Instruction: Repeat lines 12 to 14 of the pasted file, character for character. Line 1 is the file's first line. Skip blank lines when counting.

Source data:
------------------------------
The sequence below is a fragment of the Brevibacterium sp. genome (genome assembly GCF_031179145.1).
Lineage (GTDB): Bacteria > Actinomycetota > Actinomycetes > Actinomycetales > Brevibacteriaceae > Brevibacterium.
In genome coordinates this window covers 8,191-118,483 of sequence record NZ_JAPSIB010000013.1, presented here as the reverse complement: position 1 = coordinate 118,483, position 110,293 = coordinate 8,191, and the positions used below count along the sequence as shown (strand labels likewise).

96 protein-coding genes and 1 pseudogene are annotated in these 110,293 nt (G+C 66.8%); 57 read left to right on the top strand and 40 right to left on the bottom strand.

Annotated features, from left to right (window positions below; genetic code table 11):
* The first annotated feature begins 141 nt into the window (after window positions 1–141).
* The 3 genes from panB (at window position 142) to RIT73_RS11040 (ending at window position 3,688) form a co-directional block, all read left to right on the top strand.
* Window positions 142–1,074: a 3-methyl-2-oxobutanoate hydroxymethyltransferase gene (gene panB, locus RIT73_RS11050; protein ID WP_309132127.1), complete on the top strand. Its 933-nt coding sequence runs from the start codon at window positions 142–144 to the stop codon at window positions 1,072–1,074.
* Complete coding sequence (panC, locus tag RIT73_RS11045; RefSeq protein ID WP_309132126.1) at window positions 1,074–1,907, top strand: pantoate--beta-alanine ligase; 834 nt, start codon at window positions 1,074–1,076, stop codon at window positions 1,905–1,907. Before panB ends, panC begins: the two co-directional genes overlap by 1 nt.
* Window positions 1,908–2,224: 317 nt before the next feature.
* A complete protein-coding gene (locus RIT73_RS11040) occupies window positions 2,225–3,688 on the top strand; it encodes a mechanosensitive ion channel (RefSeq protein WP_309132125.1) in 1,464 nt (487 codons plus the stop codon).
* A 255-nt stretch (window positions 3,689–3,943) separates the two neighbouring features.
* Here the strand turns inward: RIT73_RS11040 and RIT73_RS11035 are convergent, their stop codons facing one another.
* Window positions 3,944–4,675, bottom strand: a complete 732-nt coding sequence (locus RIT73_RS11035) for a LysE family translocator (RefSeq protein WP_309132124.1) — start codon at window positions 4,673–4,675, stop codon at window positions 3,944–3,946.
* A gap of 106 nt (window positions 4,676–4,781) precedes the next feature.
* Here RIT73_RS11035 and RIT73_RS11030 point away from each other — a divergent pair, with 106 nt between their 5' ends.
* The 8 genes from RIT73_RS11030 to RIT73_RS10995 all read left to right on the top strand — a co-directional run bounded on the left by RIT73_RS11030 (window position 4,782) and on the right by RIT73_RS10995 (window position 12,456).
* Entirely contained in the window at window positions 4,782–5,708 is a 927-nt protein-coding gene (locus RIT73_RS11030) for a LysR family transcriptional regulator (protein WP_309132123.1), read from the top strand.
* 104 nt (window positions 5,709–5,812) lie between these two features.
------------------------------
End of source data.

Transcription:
* A 255-nt stretch (window positions 3,689–3,943) separates the two neighbouring features.
* Here the strand turns inward: RIT73_RS11040 and RIT73_RS11035 are convergent, their stop codons facing one another.
* Window positions 3,944–4,675, bottom strand: a complete 732-nt coding sequence (locus RIT73_RS11035) for a LysE family translocator (RefSeq protein WP_309132124.1) — start codon at window positions 4,673–4,675, stop codon at window positions 3,944–3,946.